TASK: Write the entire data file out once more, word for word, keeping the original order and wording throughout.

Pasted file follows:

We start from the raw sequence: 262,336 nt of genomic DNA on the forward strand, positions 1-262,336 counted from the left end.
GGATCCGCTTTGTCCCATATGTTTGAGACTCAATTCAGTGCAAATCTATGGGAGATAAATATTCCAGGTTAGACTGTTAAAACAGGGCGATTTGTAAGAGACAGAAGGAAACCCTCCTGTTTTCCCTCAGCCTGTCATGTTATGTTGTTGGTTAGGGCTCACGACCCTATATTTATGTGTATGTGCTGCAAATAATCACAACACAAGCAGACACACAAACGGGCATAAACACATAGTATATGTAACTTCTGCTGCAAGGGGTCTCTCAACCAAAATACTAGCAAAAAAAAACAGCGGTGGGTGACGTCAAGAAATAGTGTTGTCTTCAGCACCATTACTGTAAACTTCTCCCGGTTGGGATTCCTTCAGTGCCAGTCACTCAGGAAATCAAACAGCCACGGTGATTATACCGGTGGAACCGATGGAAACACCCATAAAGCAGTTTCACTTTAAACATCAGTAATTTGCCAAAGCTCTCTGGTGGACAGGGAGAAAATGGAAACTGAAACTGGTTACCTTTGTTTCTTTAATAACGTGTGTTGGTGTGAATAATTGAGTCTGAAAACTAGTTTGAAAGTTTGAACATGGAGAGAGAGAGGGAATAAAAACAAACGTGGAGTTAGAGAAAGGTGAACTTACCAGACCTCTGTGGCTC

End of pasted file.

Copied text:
We start from the raw sequence: 262,336 nt of genomic DNA on the forward strand, positions 1-262,336 counted from the left end.
GGATCCGCTTTGTCCCATATGTTTGAGACTCAATTCAGTGCAAATCTATGGGAGATAAATATTCCAGGTTAGACTGTTAAAACAGGGCGATTTGTAAGAGACAGAAGGAAACCCTCCTGTTTTCCCTCAGCCTGTCATGTTATGTTGTTGGTTAGGGCTCACGACCCTATATTTATGTGTATGTGCTGCAAATAATCACAACACAAGCAGACACACAAACGGGCATAAACACATAGTATATGTAACTTCTGCTGCAAGGGGTCTCTCAACCAAAATACTAGCAAAAAAAAACAGCGGTGGGTGACGTCAAGAAATAGTGTTGTCTTCAGCACCATTACTGTAAACTTCTCCCGGTTGGGATTCCTTCAGTGCCAGTCACTCAGGAAATCAAACAGCCACGGTGATTATACCGGTGGAACCGATGGAAACACCCATAAAGCAGTTTCACTTTAAACATCAGTAATTTGCCAAAGCTCTCTGGTGGACAGGGAGAAAATGGAAACTGAAACTGGTTACCTTTGTTTCTTTAATAACGTGTGTTGGTGTGAATAATTGAGTCTGAAAACTAGTTTGAAAGTTTGAACATGGAGAGAGAGAGGGAATAAAAACAAACGTGGAGTTAGAGAAAGGTGAACTTACCAGACCTCTGTGGCTC